Second, the cheetah example is a poor one. Natural selection has molded cheetahs to be excellent sprinters so that they can catch equally fast prey, and this is more or less what they still do in the present-day environment. If a cheetah were a poor sprinter (now or thousands of years ago), that individual would die and not pass on its genes. In other words, it would be an evolutionary dead end.
Following on this, you cannot compare the human population of today with that of our distant ancestors. I suspect that variation within early human populations was far smaller than it is today, and I personally find Lieberman’s distance running hypothesis to be entirely plausible. Early humans had to be able to find and catch prey, and if they couldn’t do it well, they would have died out. In other words, if you buy Lieberman’s persistence hunting hypothesis, early humans had to be able to run well to track and kill prey. There could very well have been subdivision of labor among individuals as Fitzgerald suggests, but I’m not sure that we’ll ever know that for sure with any greater degree of certainty than we’ll know if Lieberman is correct.
In contrast to the above, modern humans rarely if ever have to run for our survival. We don’t need to hunt and gather our food, and the nearest supermarket is typically only a short drive away. In fact, millions of largely sedentary individuals manage to reproduce every year, so there is no longer any selective pressure for a human to be well adapted to distance running. This doesn’t mean that our species didn’t evolve to be excellent at distance running, it just means that we no longer need this skill and deleterious traits that impede our distance running ability have managed to filter through the human population. So it’s quite possible that the human species evolved to run, but that many modern humans are not born to run in any way, shape, or form (barefoot or in shoes!).
Perhaps the better analogy here would be to look at dogs. Modern dog breeds are descended from the wolf, which by all accounts is a fantastic distance/endurance running animal. However, most dogs nowadays are domesticated and don’t need to chase down and kill other animals in order to eat. Nobody would think to take a chihuauhua for a 20 mile run, or a bulldog for a speedy interval session. Just as some human individuals nowadays are built to run well and others are not, some dogs are better than others at distance running, and some possess traits that make them poorly suited to running at all. So with dogs we have an example of a species that evolved to run very well, but nowadays consists of highly variable individuals, some of whom are better suited to running than others. Is it not possible that the same type of situation could apply to humans? What if, like dogs, we descended from a much less variable population of excellent distance runners, only to have inactivity, medical advance, and modern convenience lead to a loss of this ability in at least a portion of our population? If this is the case, then maybe some people can run barefoot just fine like our ancestors did, but maybe others need a bit of corrective help along the way.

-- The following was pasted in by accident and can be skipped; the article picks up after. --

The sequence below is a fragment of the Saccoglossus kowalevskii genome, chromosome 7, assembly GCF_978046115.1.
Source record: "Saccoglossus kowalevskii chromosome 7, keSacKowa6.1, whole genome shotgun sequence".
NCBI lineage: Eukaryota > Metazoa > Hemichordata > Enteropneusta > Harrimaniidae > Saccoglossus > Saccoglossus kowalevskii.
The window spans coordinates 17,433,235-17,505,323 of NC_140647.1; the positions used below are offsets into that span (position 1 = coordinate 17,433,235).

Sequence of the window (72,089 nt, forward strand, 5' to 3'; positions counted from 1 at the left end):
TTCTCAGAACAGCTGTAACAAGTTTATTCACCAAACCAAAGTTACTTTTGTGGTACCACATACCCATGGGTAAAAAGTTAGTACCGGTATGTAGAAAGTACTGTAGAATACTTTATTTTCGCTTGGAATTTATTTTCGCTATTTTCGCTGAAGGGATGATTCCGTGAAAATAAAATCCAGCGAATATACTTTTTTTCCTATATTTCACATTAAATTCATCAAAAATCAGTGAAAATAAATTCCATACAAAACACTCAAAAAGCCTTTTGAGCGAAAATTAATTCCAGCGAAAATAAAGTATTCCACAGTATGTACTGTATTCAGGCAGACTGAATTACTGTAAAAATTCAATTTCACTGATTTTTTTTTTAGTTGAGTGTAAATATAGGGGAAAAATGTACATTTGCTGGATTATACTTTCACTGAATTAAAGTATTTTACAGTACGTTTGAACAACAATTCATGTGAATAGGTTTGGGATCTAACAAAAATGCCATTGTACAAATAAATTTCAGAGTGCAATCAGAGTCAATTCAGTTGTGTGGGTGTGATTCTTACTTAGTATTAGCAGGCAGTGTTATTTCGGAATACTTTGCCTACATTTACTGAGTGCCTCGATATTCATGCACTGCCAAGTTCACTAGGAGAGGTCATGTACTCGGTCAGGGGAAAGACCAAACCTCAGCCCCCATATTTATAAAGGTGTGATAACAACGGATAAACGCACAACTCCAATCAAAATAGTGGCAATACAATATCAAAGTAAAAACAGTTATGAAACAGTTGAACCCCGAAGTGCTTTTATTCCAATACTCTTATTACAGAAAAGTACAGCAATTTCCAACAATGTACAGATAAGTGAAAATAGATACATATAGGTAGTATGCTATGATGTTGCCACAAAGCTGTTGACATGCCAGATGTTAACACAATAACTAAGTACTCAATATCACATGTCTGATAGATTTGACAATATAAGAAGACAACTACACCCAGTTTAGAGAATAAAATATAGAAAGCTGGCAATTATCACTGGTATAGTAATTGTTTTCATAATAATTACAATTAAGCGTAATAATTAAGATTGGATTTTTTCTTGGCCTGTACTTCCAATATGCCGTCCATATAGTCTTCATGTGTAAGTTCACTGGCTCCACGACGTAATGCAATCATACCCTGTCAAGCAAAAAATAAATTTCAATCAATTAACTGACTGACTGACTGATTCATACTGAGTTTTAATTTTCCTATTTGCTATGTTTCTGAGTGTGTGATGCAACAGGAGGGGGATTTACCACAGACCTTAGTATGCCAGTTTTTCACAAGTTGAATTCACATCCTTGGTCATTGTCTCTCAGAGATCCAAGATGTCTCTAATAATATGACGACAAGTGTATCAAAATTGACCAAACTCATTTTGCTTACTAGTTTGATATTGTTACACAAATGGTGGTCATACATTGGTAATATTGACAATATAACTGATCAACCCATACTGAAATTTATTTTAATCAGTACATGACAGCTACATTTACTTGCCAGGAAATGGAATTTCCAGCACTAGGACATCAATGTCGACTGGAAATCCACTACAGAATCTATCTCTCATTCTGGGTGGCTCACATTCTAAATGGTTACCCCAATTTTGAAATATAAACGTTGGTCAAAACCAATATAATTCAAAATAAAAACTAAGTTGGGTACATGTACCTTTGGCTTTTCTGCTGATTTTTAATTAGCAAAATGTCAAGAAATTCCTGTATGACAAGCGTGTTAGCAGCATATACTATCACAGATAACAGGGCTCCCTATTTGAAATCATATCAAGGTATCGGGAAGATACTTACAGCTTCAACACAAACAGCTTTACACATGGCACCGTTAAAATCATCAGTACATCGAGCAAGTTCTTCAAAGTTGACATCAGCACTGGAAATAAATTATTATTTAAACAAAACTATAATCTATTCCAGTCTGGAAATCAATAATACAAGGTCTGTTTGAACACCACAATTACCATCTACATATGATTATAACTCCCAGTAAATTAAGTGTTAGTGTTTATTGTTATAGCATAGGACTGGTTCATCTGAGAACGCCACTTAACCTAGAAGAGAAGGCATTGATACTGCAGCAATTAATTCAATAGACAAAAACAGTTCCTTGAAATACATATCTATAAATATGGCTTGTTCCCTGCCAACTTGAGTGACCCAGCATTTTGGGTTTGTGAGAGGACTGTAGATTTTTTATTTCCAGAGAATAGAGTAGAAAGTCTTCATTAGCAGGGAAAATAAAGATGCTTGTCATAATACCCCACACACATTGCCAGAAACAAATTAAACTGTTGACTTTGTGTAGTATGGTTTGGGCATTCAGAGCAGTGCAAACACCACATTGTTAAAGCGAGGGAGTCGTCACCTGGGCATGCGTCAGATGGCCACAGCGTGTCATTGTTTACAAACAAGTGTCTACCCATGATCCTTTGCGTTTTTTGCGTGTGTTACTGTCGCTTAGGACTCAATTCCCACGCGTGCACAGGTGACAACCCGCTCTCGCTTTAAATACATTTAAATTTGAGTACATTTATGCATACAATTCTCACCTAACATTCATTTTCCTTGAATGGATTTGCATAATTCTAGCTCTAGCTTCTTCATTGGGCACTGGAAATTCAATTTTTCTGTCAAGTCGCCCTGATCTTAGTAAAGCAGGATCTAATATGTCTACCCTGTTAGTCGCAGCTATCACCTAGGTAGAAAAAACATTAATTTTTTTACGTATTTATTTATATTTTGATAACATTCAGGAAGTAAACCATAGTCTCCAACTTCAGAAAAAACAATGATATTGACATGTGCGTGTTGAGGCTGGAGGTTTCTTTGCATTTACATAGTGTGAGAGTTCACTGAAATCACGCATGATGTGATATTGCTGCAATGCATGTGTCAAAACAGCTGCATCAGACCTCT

I’ll finish with this – it is for the above reasons that I find the following statement made by Fitzgerald to be frustrating: “The romantic vision of an Edenic primitive humanity in which everyone ran like Kenenisa Bekele is complete hokum. Endurance running was very likely only ever a specialization of the few, exactly as it is today.” How does he know this? Maybe there are data out there supporting this contention (I’m not an anthropologist, so I don’t know the relevant literature), but a statement like this really needs to be backed up beyond simply referring to “evolutionary biologists other than Daniel Lieberman”. Lieberman has provided a bunch of evidence to support his distance running hypothesis (both anatomical and physiological), and it takes more than an unsubstantiated throwaway statement like this to shoot that down and call it hokum.
If you like this post, you might be interested in the following Runblogger blog posts and podcast episode:
1. The Barefoot & Minimalist Running Debate – A Plea for Moderation
2. Barefoot Run #2 – Much Better, But Still Not Sold on Barefoot Running
3. Barefoot Running: Thoughts on My First Barefoot Run
4. The Evolution of Running in Humans: Why We Are Meant to Run
1. Runblogger Podcast #7: The Evolution of Distance Running in Humans
2. Runblogger Podcast #9 – Minimalist Running
3. Runblogger Podcast #16: Barefoot and Minimalist Running: A Word of Caution